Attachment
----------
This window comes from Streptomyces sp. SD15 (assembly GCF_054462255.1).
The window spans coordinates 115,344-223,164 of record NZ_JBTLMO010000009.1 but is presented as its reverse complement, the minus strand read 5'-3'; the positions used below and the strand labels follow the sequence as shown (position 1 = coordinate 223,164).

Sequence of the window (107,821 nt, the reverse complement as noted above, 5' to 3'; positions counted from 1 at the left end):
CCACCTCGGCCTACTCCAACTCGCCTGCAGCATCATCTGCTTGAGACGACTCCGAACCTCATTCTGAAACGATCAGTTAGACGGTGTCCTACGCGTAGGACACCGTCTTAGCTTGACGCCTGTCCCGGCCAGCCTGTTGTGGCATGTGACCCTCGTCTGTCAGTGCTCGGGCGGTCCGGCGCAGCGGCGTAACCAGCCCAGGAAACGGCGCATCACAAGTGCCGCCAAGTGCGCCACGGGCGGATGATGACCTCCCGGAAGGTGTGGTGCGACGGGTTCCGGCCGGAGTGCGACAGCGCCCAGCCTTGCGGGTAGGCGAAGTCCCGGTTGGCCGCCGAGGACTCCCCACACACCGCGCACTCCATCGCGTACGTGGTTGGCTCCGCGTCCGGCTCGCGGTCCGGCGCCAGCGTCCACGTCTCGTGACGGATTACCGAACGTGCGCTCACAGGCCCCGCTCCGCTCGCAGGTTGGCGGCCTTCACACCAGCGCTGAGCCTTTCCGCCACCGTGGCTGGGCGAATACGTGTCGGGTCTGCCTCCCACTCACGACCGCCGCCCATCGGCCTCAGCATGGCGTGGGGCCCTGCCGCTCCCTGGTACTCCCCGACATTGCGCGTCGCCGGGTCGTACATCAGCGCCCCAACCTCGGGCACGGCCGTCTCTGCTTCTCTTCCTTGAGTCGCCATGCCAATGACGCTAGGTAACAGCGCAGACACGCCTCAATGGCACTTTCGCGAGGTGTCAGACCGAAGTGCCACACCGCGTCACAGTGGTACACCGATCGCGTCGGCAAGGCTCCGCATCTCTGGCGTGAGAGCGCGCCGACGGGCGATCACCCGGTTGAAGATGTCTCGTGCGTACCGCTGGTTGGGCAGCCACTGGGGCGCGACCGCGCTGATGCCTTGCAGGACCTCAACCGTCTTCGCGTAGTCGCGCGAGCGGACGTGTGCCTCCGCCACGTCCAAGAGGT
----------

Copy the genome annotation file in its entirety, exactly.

This window comes from Streptomyces sp. SD15 (assembly GCF_054462255.1).
The window spans coordinates 115,344-223,164 of record NZ_JBTLMO010000009.1 but is presented as its reverse complement, the minus strand read 5'-3'; the positions used below and the strand labels follow the sequence as shown (position 1 = coordinate 223,164).

Sequence of the window (107,821 nt, the reverse complement as noted above, 5' to 3'; positions counted from 1 at the left end):
CCACCTCGGCCTACTCCAACTCGCCTGCAGCATCATCTGCTTGAGACGACTCCGAACCTCATTCTGAAACGATCAGTTAGACGGTGTCCTACGCGTAGGACACCGTCTTAGCTTGACGCCTGTCCCGGCCAGCCTGTTGTGGCATGTGACCCTCGTCTGTCAGTGCTCGGGCGGTCCGGCGCAGCGGCGTAACCAGCCCAGGAAACGGCGCATCACAAGTGCCGCCAAGTGCGCCACGGGCGGATGATGACCTCCCGGAAGGTGTGGTGCGACGGGTTCCGGCCGGAGTGCGACAGCGCCCAGCCTTGCGGGTAGGCGAAGTCCCGGTTGGCCGCCGAGGACTCCCCACACACCGCGCACTCCATCGCGTACGTGGTTGGCTCCGCGTCCGGCTCGCGGTCCGGCGCCAGCGTCCACGTCTCGTGACGGATTACCGAACGTGCGCTCACAGGCCCCGCTCCGCTCGCAGGTTGGCGGCCTTCACACCAGCGCTGAGCCTTTCCGCCACCGTGGCTGGGCGAATACGTGTCGGGTCTGCCTCCCACTCACGACCGCCGCCCATCGGCCTCAGCATGGCGTGGGGCCCTGCCGCTCCCTGGTACTCCCCGACATTGCGCGTCGCCGGGTCGTACATCAGCGCCCCAACCTCGGGCACGGCCGTCTCTGCTTCTCTTCCTTGAGTCGCCATGCCAATGACGCTAGGTAACAGCGCAGACACGCCTCAATGGCACTTTCGCGAGGTGTCAGACCGAAGTGCCACACCGCGTCACAGTGGTACACCGATCGCGTCGGCAAGGCTCCGCATCTCTGGCGTGAGAGCGCGCCGACGGGCGATCACCCGGTTGAAGATGTCTCGTGCGTACCGCTGGTTGGGCAGCCACTGGGGCGCGACCGCGCTGATGCCTTGCAGGACCTCAACCGTCTTCGCGTAGTCGCGCGAGCGGACGTGTGCCTCCGCCACGTCCAAGAGGT